InVivo Biosystems (formerly NemaMetrix, Inc.), Eugene, OR 97402, USA
Division of Gerontology and Geriatric Medicine, Department of Medicine, University of Washington, Seattle, WA 98104, USA
Aggregates of the protein tau are the hallmark of several neurodegenerative diseases including Alzheimer’s disease, frontotemporal lobar degeneration (FTLD-tau), progressive supranuclear palsy (PSP), corticobasal degeneration (CBD), Pick’s disease, and chronic traumatic encephalopathy (CTE) (VandeVrede, Boxer et al. 2020). Mutations in the gene coding for tau, MAPT, can cause FTLD-tau, directly linking tau dysfunction with disease (Dickson, Kouri et al. 2011). Another protein, TDP-43, comprises aggregates which are the primary hallmark of amyotrophic lateral sclerosis (ALS) and frontotemporal lobar degeneration (FTLD-TDP), and mutations in the gene coding for TDP-43, TARDBP, can cause disease (Kawakami, Arai et al. 2019). To model tau or TDP-43 proteinopathies, transgenic C. elegans have been generated that express the full-length human protein pan-neuronally. These worms exhibit significant uncoordinated movement on plates and impaired thrashing in liquid (Kraemer, Zhang et al. 2003; Liachko, Guthrie et al. 2010). However, tau- and TDP-43- expressing worms are not paralyzed; they still move their heads and have some motility on the plate (coiling, crawling with tail-drag, head swinging) which are not captured in standard crawling or thrashing assays. To assay differences in total activity, we used a WMicroTracker ARENA System (Phylumtech, AR and InVivo Biosystems, USA). The ARENA captures population level activity data by relying on optical interferometry, which uses a large array of infrared LED microbeams to detect both the movement and position of worms on a culture plate. Disruption of an LED microbeam by worm movement is recorded by repeat scans of the 6-well culture plate, and allows for real-time processing. The software identifies changes in the location of disrupted beams between scans and assigns an activity score based on differences identified between each consecutive scan (Simonetta SH). Both tau- and TDP-43- expressing worms had significantly less activity per minute than N2 (Figure 1). Further, we found the ARENA- assessed activity data recapitulated the relative severity of phenotypes among the strains as measured by motility assays. For example, both CK10 (tau V337M) and CK144 (tau WT) have significantly uncoordinated movement when crawling or thrashing in liquid, with CK144 having worse motility than CK10, due to its much higher burden of total tau protein expressed (Kraemer, Zhang et al. 2003). Likewise, CK410 (TDP-43 WT) worms have slightly impaired motility compared with N2 when crawling on a plate, CK423 (TDP-43 M337V) are severely uncoordinated, and CK426 (TDP-43 A315T) have the most severe uncoordinated phenotype. The relative toxicities of these strains stem from the effects of the mutations, as TDP-43 protein expression is relatively even among these transgenic strains (Liachko, Guthrie et al. 2010). Interestingly, the ARENA captures activity of these severely uncoordinated worms that move poorly in motility assays such as crawling on an NGM plate or thrashing in liquid (Kraemer, Zhang et al. 2003; Liachko, Guthrie et al. 2010). Therefore, ARENA assessment of aggregate activity may be a more accurate metric for capturing non-locomotor movement of C. elegans that are severely uncoordinated.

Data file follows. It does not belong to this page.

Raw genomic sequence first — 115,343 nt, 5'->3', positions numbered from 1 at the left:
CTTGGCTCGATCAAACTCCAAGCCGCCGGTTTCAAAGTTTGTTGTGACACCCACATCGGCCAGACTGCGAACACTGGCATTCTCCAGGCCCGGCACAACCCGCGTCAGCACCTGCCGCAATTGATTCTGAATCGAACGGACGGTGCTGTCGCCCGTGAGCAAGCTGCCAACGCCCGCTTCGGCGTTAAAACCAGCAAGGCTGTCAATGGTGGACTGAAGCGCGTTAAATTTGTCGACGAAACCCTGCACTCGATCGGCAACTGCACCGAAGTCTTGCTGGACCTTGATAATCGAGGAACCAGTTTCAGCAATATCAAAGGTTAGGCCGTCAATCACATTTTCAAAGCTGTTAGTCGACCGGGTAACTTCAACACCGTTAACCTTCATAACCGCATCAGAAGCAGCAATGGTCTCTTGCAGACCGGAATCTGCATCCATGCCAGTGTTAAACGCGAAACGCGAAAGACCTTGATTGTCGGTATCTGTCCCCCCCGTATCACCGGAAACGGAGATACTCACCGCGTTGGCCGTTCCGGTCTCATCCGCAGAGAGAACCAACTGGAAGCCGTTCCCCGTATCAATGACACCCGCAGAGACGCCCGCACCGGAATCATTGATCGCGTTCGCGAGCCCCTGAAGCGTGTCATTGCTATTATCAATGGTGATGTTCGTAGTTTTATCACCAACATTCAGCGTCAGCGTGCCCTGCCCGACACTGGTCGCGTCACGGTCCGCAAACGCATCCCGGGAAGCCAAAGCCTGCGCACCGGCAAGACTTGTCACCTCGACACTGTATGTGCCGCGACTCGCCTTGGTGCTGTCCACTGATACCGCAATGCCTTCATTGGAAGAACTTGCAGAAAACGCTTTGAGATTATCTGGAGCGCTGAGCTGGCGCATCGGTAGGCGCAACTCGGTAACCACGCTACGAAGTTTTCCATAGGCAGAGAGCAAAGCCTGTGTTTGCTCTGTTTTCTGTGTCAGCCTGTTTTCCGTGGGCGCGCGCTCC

MethodsRequest a detailed protocol
All worms used were staged by way of timed egglay, and grown at 16oC on NGM plates seeded with OP50 E. coli to day 1 adult. The experiment was performed in a 6-well plate prepared with 3.5mL NGM per well and seeded with OP50. The worms were picked from stock plates into a prepared 6-well plate, 30 worms per strain, each strain in a unique well. Recordings were performed at room temperature (approximately 22oC). The plate was placed in the ARENA 15 minutes before starting the run to allow worms to acclimate. 14 activity scores were collected per strain over 60 minutes. Statistical analysis was performed with GraphPad Prism 8.
CK10 bkIs10 [aex-3p::tau(V337M 4R1N); myo-2p::dsRED] III
CK144 bkIs144 [aex-3p::tau(WT 4R1N); myo-2p::dsRED] IV
CK410 bkIs410 [snb-1p::TDP-43(WT); myo-2p::dsRED] II
CK423 bkIs423 [snb-1p::TDP-43(M337V); myo-2p::dsRED] IV
CK426 bkIs426 [snb-1p::TDP-43(A315T); myo-2p::dsRED] II
We thank Dr. Brian Kraemer for strains and expert advice. We thank the Department of Veterans Affairs for funding.
Department of Veterans Affairs Merit Review Grant #I01BX004044 to N.L.
Reviewed ByAlex Parker
HistoryReceived: June 22, 2020
Revision received: July 13, 2020
Accepted: July 16, 2020
Published: July 16, 2020